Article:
Building Your Audience: Two Maker Studios Executives Share the Secrets


You might not remember it, but Maker Studios, the now largest content network on YouTube which attracts more than 10 billion views every month with over 650 million subscribers, certainly does. 

In 2009 a group of dynamic content creators joined together to drive audiences to a single destination–The Station. Maker is now home to top digital stars, multiple channels, and content, where programming is organized by genre. Court Petrie, Head of Audience, and Rona Moser, Director of Programming, spearhead Life + Style, developing content for The Platform, Maker's global beauty and fashion destination. With shows like The Fashion Statement with LA DJ and trendsetter Amy Pham, The Platform has over 37M views on YouTube. 

But with ever-changing platforms, why is YouTube and Maker still relevant? 

"With ever-changing platforms, why is YouTube and Maker still relevant?" 

According to Court it doesn't hurt that Maker is, "one of the oldest multi-channel networks. We’re the pioneers," he says, "the OGs if you will." But even OGs have to pivot and change. "We’re moving past being a multi-channel network and into being a true media company," explains Court, "with a focus on original programming and intellectual property. We want our creators to constantly be creating and pushing their brand, and that is where we are really strong."

Strong they are, at least if Disney's nearly 1 billion dollar March 2015 acquisition is proof for the Maker pudding. In a deal that raised a few eyebrows and got comment sections shaking, Maker received 500 million upfront, cementing the company's belief in the massive opportunity that short form digital video holds.

It's strategically-enhanced storytelling with plenty of room for growth and expansion. In 2016 Court and Rona are focusing on pushing their current audience, trying to get new audiences, and thinking about what will do well in distribution with Maker's 20 plus distribution partners in the US and worldwide, maintaining that content creators should be thinking about this in the same way. 

As for retaining an audience in an over-saturated market both content and platform-wise, it's a two-part strategy: "Audience is based on listen and learn," explains Rona. "You have audience comments- listen to those. Learn their habits. When are they dropping off? When are they tuning in? For instance, with The Fashion Statement we know if they don't see the looks upfront in some kind of a montage, they aren’t going to stay to watch." 

"Audience is based on listen and learn."

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Adds Court, "You have to look at the algorithms and the numbers to figure out how to bubble your content up." 

In terms of new platforms, they think betting on Facebook Live is a pretty safe. And over the next year audiences can expect a rebrand from The Platform as well as Court's strategy for social programming that involves Snapchat and Instagram working together. 

“We know what we do really well. As long as we create strong brands, we can change platforms easily. You can't just be on YouTube anymore. This is the time where you can experience and grow your brand and grow your audience,” heartens Court. 

"As long as we create strong brands, we can change platforms easily. You can't just be on YouTube anymore."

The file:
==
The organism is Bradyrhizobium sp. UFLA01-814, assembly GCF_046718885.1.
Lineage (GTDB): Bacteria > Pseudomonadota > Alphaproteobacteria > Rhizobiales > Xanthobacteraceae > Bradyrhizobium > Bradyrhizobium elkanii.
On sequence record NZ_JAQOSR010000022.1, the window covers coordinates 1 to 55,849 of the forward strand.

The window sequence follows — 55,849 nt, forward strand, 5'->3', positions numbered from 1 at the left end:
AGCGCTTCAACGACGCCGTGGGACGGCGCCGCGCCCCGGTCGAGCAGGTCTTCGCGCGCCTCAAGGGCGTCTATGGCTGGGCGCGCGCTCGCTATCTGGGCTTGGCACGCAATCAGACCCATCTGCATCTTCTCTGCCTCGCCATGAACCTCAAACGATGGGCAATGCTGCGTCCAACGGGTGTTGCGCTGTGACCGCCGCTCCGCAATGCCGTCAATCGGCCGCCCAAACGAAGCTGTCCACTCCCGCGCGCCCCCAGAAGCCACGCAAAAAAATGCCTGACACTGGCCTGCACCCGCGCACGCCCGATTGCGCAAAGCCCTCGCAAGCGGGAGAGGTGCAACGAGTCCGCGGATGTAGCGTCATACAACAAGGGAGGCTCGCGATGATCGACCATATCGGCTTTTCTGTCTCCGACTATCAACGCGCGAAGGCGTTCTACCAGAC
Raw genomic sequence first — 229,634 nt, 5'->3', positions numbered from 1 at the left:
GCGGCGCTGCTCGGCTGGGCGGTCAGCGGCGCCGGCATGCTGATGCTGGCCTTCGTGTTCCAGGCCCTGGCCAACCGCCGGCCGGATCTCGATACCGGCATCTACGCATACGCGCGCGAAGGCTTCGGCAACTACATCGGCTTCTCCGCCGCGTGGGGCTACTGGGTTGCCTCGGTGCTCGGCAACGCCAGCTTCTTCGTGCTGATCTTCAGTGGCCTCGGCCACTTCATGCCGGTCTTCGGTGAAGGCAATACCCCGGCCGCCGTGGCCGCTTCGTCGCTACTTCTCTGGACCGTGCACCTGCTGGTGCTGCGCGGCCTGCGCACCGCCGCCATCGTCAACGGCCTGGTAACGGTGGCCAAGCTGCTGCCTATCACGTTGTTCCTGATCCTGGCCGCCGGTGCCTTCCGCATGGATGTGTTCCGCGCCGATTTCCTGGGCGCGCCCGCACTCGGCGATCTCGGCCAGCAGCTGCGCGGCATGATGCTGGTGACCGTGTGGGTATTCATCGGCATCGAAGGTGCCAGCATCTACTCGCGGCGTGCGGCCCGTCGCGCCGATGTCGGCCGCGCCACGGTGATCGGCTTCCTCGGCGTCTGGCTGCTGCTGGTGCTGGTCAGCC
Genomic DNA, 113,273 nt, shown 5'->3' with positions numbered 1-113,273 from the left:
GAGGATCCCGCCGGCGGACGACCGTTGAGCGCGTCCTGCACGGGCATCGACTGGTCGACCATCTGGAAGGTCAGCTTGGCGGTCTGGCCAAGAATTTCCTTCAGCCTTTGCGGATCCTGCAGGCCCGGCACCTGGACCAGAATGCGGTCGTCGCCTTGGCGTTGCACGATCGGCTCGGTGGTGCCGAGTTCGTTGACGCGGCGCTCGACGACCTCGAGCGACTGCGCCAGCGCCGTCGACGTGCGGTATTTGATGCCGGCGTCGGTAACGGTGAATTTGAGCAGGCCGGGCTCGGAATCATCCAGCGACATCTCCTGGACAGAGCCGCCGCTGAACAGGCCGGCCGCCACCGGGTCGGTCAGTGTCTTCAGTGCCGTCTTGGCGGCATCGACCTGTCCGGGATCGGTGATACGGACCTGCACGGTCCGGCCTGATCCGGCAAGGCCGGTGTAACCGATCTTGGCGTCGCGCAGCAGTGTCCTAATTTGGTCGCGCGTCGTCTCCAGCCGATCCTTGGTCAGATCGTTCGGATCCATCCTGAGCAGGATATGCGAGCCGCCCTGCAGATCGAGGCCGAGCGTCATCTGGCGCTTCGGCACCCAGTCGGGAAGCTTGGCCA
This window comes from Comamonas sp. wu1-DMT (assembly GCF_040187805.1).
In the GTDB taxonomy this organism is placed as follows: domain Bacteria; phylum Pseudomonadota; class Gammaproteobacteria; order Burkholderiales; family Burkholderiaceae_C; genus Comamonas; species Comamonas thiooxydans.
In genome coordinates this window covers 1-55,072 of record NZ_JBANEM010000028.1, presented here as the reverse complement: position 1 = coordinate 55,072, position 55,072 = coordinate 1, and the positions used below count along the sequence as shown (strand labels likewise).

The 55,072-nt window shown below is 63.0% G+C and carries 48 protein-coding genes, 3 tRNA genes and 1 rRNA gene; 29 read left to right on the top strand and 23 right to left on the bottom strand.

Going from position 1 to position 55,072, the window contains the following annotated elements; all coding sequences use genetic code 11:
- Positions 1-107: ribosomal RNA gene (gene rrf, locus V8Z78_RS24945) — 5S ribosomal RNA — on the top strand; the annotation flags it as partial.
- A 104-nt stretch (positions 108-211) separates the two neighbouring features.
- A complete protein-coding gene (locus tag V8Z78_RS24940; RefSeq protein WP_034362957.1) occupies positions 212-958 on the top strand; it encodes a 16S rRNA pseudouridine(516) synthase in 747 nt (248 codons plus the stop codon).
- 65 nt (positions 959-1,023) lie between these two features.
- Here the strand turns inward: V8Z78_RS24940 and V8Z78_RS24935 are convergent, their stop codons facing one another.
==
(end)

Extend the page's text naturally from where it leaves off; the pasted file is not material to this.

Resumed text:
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“Women are looking for inspirational, but relatable content,” says Rona. “That’s what we want to develop, and that’s not always a ten-second clip.” 

The biggest mistake they see with new talent is inconsistency. "You have to figure out a system," explains Rona. "Whether that's Tuesday, Thursday, Saturday, or something else, but you have to have a schedule."

"There's a reason it's called social programming," says Court. "It needs to be consistent. But early on you should be taking risks and trying new things. I've had a lot of conversations with green content creators who say, 'This is my brand,' but they're not established enough yet, so taking risks is paramount."

Which means breaking from the pack. "Everyone is doing 'What's in my Bag' and smokey eye tutorial," Rona points out. "Don't do that. You do you boo." 

"Everyone is doing 'What's in my Bag' and smokey eye tutorial. Don't do that. You do you boo."

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The talent Maker wants to get in bed with are those with an original POV-- because what Court and Rona are looking for are the possibilities beyond short-form. For instance, developing a television show that's unique to that person, merchandise that's special, and brand partnerships that live online and off.  They need to understand the 'why' behind the talent before they can start a conversation with a brand. You can post a photo that everyone else is posting, but if there isn’t intention or your voice behind it, “You’re just another follower,” says Rona. 

Two such Maker talent with an understanding of their respective brands are Chriselle Lim and Alisha Marie. "Chriselle is one of those rare talents that has mastered her brand on every platform, says Court.  "Her brand carries out across platforms in a very fluid way. There are large brands that don’t do it as well as she does."

"Luck," vocalizes Rona, "has nothing to do with it. The most successful talent in the content game understand the numbers and analytics." Something Court and Rona say the Create & Cultivate audience will glean from listening to Maker's roster talk about harnessing the power of digital platforms this coming May 7th. 

As Rona says, "Be a beginning." Which is clearly something Maker has been doing since 2009.

Images shot by Joshua Escueta.